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Rick Berman's For-Profit Non-Profits Under the Microscope
Front group king Rick Berman, who has worked in the shadows for years, is starting to draw closer scrutiny from the IRS, the media and the public for the unique, self-dealing business model he developed to champion for big business. Berman, a former lobbyist, set up six nonprofit organizations with innocuous names like the Center for Consumer Freedom, the American Beverage Institute and the Employment Policies Institute. Despite their nonprofit designation, together these groups provide as much as 70 percent of the revenues of his for-profit enterprise, Berman and Company. The Center for Consumer Freedom, for example, took in $1.5 million in revenues in 2008, of which 93 percent went to Berman and his firm. The American Beverage Institute took in $1.7 million, of which 82 percent went to Berman and his firm. None of his non-profit groups have independent offices or staff, and all of them pay Berman's for-profit business for services like accounting, copying, writing, operating Web sites, placing opinion-editorials, and bookkeeping, which is managed by Berman's wife, Dixie Lynn Berman. Rick Berman sits on the boards of his organizations, holds a total of 24 positions within them, and he serves as Executive Director for most of them. Sounds fishy, right?
Attacking the Messenger
Berman's signature method of operation is to discredit the messenger rather than address the message head on. Recently, in true form, he has been attacking the Humane Society of the United States by trying to convince the public that the organization "wants to force us all to be vegetarians or vegans." Why would Berman, or anyone, want to attack the Humane Society, let alone with such an implausible claim? Because the Society has had an ongoing campaign to achieve better living conditions for livestock, which, if it came to fruition, could cost agribusiness millions. The campaign has no doubt brought the Humane Society to the attention of agribusiness, restaurant chains and other animal-unfriendly business enterprises which are likely funding Berman's attacks on the organization. The Humane Society, though, to its credit, has refused to passively take Berman's attacks. In response, the organization has been working to publicize Berman's self-dealing business set up, with some success. On June 17, the New York Times published a front-page expose' of Berman's operation. What happened next? True to style, Berman attacked the New York Times by posting a bizarre and ridiculous mock-up of the Times on a Website attacking the Humane Society.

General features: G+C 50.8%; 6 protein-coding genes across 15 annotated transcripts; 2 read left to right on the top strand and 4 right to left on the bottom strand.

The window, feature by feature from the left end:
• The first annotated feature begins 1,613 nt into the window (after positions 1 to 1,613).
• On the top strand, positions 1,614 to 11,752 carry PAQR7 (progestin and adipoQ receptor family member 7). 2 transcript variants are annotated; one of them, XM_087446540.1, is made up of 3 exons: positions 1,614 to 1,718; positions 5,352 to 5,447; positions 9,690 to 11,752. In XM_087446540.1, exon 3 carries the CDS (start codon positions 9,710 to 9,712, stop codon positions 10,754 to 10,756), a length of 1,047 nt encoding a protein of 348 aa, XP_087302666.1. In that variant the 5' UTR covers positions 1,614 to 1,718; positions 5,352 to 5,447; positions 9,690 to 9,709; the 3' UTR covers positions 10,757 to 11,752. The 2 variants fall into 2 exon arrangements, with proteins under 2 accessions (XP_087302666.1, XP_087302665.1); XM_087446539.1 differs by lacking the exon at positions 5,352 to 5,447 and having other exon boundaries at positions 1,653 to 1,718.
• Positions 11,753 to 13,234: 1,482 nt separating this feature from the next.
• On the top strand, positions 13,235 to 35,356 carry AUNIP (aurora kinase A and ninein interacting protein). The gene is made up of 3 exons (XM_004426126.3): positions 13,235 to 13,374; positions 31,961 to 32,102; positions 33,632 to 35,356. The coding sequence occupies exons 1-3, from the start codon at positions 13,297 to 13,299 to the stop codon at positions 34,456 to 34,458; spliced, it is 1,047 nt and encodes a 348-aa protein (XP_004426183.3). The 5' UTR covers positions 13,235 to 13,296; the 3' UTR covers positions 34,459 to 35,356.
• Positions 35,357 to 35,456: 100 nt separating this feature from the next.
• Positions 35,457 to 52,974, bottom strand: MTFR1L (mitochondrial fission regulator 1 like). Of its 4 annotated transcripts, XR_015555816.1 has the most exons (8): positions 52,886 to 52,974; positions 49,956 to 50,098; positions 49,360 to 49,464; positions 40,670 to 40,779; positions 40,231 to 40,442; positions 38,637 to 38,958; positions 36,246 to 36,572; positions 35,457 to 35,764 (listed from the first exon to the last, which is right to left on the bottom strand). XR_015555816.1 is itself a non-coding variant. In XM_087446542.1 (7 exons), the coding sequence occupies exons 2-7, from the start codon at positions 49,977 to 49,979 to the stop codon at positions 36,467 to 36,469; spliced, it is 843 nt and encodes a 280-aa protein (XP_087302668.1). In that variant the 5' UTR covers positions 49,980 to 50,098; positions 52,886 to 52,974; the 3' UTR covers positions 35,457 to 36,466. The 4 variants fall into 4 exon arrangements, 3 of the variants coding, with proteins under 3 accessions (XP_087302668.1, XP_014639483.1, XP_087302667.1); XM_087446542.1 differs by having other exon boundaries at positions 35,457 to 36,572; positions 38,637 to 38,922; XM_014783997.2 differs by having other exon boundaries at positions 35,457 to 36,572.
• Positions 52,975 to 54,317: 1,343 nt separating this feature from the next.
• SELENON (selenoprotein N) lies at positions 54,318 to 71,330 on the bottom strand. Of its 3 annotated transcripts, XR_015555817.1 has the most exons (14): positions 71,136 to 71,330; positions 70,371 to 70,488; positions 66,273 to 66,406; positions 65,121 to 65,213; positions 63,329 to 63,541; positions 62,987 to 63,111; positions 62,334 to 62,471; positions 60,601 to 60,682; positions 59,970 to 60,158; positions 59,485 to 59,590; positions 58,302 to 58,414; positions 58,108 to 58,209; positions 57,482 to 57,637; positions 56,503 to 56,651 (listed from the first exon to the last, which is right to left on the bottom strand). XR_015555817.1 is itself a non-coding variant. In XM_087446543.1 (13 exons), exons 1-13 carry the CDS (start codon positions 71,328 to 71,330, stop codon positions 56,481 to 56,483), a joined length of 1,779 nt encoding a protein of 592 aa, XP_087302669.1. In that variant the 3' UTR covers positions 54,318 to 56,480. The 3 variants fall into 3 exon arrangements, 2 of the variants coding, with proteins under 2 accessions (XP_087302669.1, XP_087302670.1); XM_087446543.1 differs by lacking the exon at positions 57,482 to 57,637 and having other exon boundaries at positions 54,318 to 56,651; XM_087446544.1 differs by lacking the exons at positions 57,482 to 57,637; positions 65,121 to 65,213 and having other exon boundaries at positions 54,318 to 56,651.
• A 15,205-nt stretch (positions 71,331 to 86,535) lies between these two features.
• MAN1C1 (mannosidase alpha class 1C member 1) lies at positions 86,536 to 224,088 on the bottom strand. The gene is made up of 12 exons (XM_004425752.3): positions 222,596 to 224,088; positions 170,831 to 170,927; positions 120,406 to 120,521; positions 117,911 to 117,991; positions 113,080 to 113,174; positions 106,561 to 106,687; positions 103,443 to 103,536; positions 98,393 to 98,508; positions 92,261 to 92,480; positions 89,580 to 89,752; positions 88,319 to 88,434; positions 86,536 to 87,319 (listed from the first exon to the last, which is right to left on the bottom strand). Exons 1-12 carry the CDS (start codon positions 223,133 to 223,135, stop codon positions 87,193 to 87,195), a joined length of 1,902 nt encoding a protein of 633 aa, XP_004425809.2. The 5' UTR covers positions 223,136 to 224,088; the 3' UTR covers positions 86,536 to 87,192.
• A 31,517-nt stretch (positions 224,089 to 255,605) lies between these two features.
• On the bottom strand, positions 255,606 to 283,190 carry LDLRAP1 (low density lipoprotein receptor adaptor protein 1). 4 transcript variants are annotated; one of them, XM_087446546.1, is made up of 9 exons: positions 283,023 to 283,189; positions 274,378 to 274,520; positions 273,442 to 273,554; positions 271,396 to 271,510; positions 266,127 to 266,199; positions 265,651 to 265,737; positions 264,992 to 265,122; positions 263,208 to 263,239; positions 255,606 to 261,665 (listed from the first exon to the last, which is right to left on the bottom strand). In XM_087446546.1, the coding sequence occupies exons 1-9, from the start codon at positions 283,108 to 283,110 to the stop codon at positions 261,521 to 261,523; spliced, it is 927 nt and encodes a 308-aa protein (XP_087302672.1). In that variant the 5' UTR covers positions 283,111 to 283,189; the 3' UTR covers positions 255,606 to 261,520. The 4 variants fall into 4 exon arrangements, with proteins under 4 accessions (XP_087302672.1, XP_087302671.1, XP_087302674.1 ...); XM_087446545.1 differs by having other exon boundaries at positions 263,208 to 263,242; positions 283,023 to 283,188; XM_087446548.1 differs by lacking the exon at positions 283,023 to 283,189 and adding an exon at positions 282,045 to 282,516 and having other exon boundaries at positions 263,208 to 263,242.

So who is funding Berman's attacks on the Humane Society and other organizations? That's the big, fat secret.
Laundering Lobbying Money, Hiding Clients
Berman formerly lobbied for the very same industries that now support his nonprofits. That's probably no coincidence. Berman found a way to continue lobbying for the same clients, while serving their interests even more closely. He just had to change his business model, and a little terminology.
His business model essentially labels corporate lobbying funds as "donations," and then launders the money through nonprofit "educational" groups. An official U.S. government non-profit designation permits him keep his funders' names secret, so we don't know who he works for (although we can hazard a pretty good guess). Through these "donations" to "nonprofits," Berman mounts vicious attacks on groups that advocate policies that could negatively affect big business. His business model keeps businesses from being connected back to the vicious attacks, which could be bad for business.
A Thinly-Veiled Commercial Enterprise
Jack Reilly, a former IRS attorney, says the case can be made that Berman establishes nonprofit groups for the purpose of funneling business to his for-profit firm, a self-dealing activity that makes his overall enterprise commercial in nature, not "non-profit."
Now, after decades of abusing the concept and intent of a government non-profit status, Berman's operations are finally drawing closer scrutiny from the IRS, the New York Times, the public and the organizations he attacks. If we keep up the pressure, perhaps even more transparency will lie in Rick Berman's future -- like exposure of the businesses who fund him.